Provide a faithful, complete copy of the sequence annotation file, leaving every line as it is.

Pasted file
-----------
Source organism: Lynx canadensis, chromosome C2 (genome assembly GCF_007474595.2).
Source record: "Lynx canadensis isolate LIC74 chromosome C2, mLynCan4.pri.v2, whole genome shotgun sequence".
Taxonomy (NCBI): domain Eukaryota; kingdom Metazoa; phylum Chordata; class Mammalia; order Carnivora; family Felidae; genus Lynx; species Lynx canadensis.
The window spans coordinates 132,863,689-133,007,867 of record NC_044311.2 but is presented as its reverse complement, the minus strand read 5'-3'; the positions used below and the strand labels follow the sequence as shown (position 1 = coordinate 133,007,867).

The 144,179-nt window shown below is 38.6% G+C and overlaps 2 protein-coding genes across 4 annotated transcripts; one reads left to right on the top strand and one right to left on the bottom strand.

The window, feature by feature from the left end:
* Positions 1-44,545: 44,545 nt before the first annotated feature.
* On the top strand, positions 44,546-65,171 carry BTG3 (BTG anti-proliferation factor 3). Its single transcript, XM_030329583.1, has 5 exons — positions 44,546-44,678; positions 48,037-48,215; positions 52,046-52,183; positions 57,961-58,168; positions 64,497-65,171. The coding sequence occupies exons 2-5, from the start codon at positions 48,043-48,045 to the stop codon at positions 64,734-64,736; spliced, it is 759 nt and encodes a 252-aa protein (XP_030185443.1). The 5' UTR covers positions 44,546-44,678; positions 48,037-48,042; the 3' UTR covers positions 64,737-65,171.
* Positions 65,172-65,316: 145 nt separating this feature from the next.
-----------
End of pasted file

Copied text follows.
Source organism: Lynx canadensis, chromosome C2 (genome assembly GCF_007474595.2).
Source record: "Lynx canadensis isolate LIC74 chromosome C2, mLynCan4.pri.v2, whole genome shotgun sequence".
Taxonomy (NCBI): domain Eukaryota; kingdom Metazoa; phylum Chordata; class Mammalia; order Carnivora; family Felidae; genus Lynx; species Lynx canadensis.
The window spans coordinates 132,863,689-133,007,867 of record NC_044311.2 but is presented as its reverse complement, the minus strand read 5'-3'; the positions used below and the strand labels follow the sequence as shown (position 1 = coordinate 133,007,867).

The 144,179-nt window shown below is 38.6% G+C and overlaps 2 protein-coding genes across 4 annotated transcripts; one reads left to right on the top strand and one right to left on the bottom strand.

The window, feature by feature from the left end:
* Positions 1-44,545: 44,545 nt before the first annotated feature.
* On the top strand, positions 44,546-65,171 carry BTG3 (BTG anti-proliferation factor 3). Its single transcript, XM_030329583.1, has 5 exons — positions 44,546-44,678; positions 48,037-48,215; positions 52,046-52,183; positions 57,961-58,168; positions 64,497-65,171. The coding sequence occupies exons 2-5, from the start codon at positions 48,043-48,045 to the stop codon at positions 64,734-64,736; spliced, it is 759 nt and encodes a 252-aa protein (XP_030185443.1). The 5' UTR covers positions 44,546-44,678; positions 48,037-48,042; the 3' UTR covers positions 64,737-65,171.
* Positions 65,172-65,316: 145 nt separating this feature from the next.